The huge debate concerns the order of the top three picks with Jabari Parker, Joel Embiid, and Andrew Wiggins likely going in some order. That discussion will go on until the No. 1 pick is announced on draft night and Bill Simmons flips his s*** again. Speaking of Embiid, check out his pre-draft workout.
With such a heralded draft class, people forget other names are in the draft outside of the lottery. Here at Dime, we are equal opportunity people so let’s get to 10 of the biggest sleepers in the 2014 NBA Draft Class.
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This sweet-haired guard from the small school of Louisiana Lafayette has a bright future ahead of him in the NBA. In an interview at the NBA Draft Combine with DraftExpress, Payton considered himself the best point guard in the draft. Watching him on tape makes it’s obvious why Payton believes he’s elite. The first thing to jump out about Payton is his size. He’s 6-foot-4 with a 6-8 wingspan. While his size helps Payton in multiple areas on the court, this is especially true for his defense. Payton is a tenacious on-ball defender and is able to guard positions one-through-four due to his length; Payton guarded Doug McDermott several times during their matchup in the NCAA Tournament. Being able to step on the court on day one and guard almost every position on the floor should bode well for Payton’s draft stock.
In his junior campaign with Louisiana Lafayette, Payton averaged 19.2 points, 6.0 rebounds, and 5.9 assists per game while shooting 51 percent from the floor and 26 percent from deep. Payton is a terror in transition, where 24.1 percent of his offense comes. According to DraftExpress, Payton scored 1.13 PPP in transition. Being able to score, facilitate, and rebound at the point guard position is a luxury, one teams should get if they select Payton.
One of the more intriguing things about Payon is his age, considering he completed three seasons at the NCAA level. Payton entered ULL at the age of 17 and is only 20 years old. He’s only a few weeks older than Joell Embiid and Marcus Smart, and just six months older than Tyler Ennis, while having three years of college experience.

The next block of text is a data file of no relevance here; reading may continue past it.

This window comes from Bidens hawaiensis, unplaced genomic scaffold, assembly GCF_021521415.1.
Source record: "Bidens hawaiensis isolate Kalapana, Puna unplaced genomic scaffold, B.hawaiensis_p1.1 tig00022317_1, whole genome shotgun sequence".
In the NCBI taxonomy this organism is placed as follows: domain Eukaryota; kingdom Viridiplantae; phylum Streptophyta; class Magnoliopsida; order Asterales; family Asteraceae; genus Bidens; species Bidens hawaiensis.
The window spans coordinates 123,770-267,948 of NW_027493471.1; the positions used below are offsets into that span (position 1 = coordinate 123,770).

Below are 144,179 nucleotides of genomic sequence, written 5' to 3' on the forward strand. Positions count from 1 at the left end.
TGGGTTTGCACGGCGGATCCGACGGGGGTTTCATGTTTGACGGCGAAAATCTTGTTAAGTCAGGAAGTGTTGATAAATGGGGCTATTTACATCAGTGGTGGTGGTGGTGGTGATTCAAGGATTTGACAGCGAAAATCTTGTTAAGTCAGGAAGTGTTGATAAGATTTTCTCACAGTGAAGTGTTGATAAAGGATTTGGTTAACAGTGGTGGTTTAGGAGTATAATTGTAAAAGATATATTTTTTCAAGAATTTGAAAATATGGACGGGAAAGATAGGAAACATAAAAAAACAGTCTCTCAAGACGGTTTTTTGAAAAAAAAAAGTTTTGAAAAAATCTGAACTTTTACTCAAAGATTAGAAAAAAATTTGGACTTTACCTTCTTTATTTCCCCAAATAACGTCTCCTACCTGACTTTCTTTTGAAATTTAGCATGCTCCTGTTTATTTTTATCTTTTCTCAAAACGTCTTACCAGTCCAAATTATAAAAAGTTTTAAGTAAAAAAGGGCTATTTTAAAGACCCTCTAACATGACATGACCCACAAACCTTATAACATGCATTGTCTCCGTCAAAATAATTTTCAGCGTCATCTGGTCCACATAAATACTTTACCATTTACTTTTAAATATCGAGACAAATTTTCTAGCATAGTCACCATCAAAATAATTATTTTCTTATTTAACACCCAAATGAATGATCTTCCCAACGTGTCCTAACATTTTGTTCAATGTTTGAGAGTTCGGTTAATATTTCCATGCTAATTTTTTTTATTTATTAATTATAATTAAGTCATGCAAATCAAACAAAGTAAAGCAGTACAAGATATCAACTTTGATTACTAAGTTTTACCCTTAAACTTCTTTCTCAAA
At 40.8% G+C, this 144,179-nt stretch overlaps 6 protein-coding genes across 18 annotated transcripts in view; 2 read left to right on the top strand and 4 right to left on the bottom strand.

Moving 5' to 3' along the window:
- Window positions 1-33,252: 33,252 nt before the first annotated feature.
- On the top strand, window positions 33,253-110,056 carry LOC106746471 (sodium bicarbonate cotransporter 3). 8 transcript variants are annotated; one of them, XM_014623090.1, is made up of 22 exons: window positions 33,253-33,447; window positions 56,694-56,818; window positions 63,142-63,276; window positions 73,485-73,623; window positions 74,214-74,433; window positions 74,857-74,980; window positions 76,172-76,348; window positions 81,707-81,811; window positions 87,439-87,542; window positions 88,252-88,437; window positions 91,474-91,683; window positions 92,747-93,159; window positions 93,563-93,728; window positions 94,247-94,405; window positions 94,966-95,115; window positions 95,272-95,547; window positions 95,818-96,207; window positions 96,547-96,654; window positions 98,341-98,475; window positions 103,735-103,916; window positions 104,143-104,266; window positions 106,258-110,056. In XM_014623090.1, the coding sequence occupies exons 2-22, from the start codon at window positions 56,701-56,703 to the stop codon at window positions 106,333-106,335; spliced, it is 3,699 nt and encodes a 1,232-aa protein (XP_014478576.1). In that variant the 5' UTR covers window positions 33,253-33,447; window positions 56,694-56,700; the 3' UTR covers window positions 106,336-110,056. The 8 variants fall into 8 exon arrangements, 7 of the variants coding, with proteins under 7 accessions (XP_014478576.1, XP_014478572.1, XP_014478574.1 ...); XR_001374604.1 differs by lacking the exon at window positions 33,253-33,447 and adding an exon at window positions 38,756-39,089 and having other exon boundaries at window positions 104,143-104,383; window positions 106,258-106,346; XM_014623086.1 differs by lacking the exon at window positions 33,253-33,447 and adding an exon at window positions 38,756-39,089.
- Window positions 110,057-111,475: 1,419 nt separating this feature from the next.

If a comparison for Payton existed, it would be Michael Carter-Williams, the 2014 NBA Rookie of the Year. Both guards have a less-than-favorable jumpshot (Payton has named his jumper as the top thing he’s working on); both can still impact the game due to their size and length. Just like MCW, Payton crashes the boards, which is a great attribute for a point guard to get into transition early and often.
Elfrid Payton shooting the ball so well. Killing guys in 3-on-3 on both ends. Special player.
— Chad Ford (@chadfordinsider) May 22, 2014
Elfrid Payton is flying up draft boards and impressing in group workouts. Worst case scenario is he comes in and busts his ass on the defensive end — an area some players will largely ignore. Payton spent four years at a mid-major, but he’s destined to be big time in the NBA.
Besides having a pretty stylish mustache, Spencer Dinwiddie is an impact player. The reason he’s been slept on is the fact Dinwiddie tore his ACL in the beginning of the season while playing for Colorado. Before the injury, Dinwiddie was averaging 14.7 points , 3.8 assists, and 3.1 rebounds on 47 percent shooting from the field and 41 percent from three. While being listed as just a “guard,” Dinwiddie was adamant he was a point guard in his NBA Combine interviews with DraftExpress. However, Dinwiddie also tracked back to say he’s willing to play any position from point guard to small forward — whatever it takes to win. Versatility is his game.
Dinwiddie joins the ranks of the new breed of point guards in the NBA. He’s a part of the new breed of taler point guards, standing at 6-foot-6 with a 6-foot-8 wingspan. Once again, I’ll bring up Michael Carter-Williams to point out the immediate impact taller NBA point guards can have. There are also players like Shaun Livingston who had a second straight bounce-back year after a horrific knee injury earlier in his career. However, unlike Carter-Williams, Dinwiddie possesses a deadly stroke from deep, which is represented by his 40-plus clip from three during his three seasons at Colorado. He only shot less than 40 percent from deep during his sophomore season. Besides his shooting, his size makes him deadly in the pick-and-roll game; he’s able to use his length to easily get to the rim or nail a shot from beyond the arc. He can shoot, attack, or distribute. There isn’t a weakness for Dinwiddie in any of those categories.
Dinwiddie will slip in the draft due to his ACL injury, which will probably leave him as a second-round selection. There aren’t many guards in the NBA Draft and in the NBA for that matter, who have the length of Dinwiddie, which makes him unique. NBA team’s might have to be patient as he recovers from his ACL injury, but the wait will be worth the production when Dinwiddie steps on the court…